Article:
Ireland: Bear Bone is Evidence of Stone-Age Humans Apr 2, 2016 22:03:17 GMT
Post by UKarchaeology on Apr 2, 2016 22:03:17 GMT
Since the 1970s, the earliest known evidence of human settlement in Ireland has been the hunter-gatherer settlement of Mount Sandel, located on the River Bann in County Derry, which dated back to the Mesolithic period, around 8,000 B.C. Now, scientists say a bear’s knee bone found more than a century ago in a cave on Ireland’s western coast is evidence that humans were active on the island even earlier. Recent radiocarbon dating and expert analysis indicate that seven cut marks on the knee bone were man-made during the Paleolithic period, or Stone Age—some 12,500 years ago.
In 1903, a team of archaeologists found thousands of bones in Alice and Gwendoline Cave in County Clare, on Ireland’s western coast. In their report of the excavation, the scientists noted that they had found seven cuts from a long blade on one of the bones: the patella, or knee bone, of an adult brown bear. They didn’t know much more than that, as radiocarbon dating technology wouldn’t be developed until decades later.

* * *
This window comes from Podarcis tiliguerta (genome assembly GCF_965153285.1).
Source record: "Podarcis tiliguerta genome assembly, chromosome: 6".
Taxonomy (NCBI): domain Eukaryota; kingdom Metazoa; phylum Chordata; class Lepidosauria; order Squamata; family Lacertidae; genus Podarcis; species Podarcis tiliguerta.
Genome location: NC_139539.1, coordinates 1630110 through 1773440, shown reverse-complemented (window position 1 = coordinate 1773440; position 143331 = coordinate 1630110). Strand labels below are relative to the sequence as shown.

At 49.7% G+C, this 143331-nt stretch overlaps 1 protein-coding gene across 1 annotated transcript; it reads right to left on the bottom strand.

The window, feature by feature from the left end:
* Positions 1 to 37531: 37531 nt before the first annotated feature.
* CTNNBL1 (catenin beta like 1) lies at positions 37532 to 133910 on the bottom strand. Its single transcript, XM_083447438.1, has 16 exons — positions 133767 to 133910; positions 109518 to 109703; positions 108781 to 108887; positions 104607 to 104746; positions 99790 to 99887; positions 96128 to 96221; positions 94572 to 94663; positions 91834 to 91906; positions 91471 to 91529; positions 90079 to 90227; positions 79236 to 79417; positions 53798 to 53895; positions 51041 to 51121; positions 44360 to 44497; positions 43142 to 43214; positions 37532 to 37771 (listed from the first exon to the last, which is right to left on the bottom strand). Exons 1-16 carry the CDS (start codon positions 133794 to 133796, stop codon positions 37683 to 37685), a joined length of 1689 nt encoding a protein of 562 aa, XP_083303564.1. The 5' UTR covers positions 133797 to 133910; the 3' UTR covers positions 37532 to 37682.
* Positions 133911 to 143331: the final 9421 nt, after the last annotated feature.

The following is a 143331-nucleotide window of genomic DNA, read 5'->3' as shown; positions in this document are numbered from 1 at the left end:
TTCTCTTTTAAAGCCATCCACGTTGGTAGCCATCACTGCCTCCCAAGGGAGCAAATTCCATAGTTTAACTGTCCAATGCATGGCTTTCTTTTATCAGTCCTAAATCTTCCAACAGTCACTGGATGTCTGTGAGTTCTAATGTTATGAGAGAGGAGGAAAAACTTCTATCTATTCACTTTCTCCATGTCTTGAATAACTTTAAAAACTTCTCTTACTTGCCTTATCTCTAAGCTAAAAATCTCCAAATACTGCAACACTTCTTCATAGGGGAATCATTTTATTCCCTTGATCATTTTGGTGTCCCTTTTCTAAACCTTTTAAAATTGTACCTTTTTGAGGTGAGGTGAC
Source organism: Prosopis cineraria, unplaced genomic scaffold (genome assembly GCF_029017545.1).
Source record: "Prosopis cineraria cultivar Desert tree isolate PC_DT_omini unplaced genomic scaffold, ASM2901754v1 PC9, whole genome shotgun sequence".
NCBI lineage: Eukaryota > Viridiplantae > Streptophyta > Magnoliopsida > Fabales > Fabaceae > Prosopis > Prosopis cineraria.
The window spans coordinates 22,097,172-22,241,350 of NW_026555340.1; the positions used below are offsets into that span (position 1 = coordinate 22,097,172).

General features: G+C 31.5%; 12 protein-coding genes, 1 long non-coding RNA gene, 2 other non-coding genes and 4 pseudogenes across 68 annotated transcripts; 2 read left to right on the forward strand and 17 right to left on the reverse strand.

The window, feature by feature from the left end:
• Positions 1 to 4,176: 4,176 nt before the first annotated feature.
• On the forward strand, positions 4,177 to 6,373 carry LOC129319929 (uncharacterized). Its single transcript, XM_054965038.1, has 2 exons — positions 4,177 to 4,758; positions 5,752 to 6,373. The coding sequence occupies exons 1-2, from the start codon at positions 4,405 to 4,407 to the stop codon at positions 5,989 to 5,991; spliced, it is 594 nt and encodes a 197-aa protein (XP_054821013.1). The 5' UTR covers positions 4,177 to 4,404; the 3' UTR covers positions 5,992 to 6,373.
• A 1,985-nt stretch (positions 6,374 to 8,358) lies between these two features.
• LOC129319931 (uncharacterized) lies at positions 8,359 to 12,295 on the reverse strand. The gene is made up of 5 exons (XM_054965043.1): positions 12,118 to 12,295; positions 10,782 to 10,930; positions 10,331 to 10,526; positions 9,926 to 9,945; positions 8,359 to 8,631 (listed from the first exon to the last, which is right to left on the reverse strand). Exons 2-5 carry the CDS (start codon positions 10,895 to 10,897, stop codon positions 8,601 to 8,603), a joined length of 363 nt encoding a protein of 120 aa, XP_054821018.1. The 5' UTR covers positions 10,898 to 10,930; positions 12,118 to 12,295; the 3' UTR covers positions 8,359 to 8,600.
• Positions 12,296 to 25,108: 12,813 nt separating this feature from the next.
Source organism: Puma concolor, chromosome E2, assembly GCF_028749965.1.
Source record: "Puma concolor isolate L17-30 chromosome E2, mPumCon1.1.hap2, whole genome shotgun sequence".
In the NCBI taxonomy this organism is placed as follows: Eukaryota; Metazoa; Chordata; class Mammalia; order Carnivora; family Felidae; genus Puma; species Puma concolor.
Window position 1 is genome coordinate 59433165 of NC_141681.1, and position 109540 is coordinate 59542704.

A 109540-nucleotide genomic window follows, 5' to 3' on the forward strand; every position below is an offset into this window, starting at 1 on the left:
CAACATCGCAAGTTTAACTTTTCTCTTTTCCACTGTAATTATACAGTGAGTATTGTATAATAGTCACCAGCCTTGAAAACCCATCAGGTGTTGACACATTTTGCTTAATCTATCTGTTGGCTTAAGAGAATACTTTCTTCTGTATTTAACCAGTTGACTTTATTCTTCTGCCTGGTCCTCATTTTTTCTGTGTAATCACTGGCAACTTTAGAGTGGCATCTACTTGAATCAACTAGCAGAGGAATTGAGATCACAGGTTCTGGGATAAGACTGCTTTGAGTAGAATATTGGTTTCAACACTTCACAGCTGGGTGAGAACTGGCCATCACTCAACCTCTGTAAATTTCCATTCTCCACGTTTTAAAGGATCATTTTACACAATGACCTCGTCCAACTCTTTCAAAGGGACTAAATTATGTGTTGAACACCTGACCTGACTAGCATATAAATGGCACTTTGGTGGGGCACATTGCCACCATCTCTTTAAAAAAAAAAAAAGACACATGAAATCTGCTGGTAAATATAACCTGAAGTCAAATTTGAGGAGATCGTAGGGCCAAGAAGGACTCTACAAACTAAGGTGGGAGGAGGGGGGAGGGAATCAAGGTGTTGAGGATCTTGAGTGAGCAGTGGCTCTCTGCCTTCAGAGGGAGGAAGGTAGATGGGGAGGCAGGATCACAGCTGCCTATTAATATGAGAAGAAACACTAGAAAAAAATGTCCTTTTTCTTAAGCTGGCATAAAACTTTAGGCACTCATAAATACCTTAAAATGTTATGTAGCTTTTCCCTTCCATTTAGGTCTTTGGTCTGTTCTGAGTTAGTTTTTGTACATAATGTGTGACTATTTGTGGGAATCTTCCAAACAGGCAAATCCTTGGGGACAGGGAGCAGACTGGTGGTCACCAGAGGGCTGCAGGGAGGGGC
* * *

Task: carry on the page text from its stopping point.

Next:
Flash forward to 2010, when Marion Dowd, an archaeologist at the Institute of Technology Sligo, and Ruth Carden, a research associate at the National Museum of Ireland, uncovered the bone in the museum’s collections, where it had been stored in a cardboard box since the 1920s. Carden and Dowd, a specialist in cave archaeology, thought the specimen could be important, and they applied for funding to send it for radiocarbon dating. In addition to the dating performed at Queen’s University Belfast, the two scientists sent a sample to the University of Oxford to double-check the result.
Dowd and Carden had expected a prehistoric date, but were shocked when both sets of testing came back with the same result: The bone dated all the way back to the Paleolithic period, or Stone Age. According to their findings, published in a recent issue of the journal Quaternary Science Reviews, the seven cuts were man-made and inflicted by a sharp tool on fresh bone—meaning they were made at the same time the bear was killed, around 10,500 B.C.
Full story: www.history.com/news/bear-bone-discovered-in-1903-is-evidence-of-stone-age-humans-in-ireland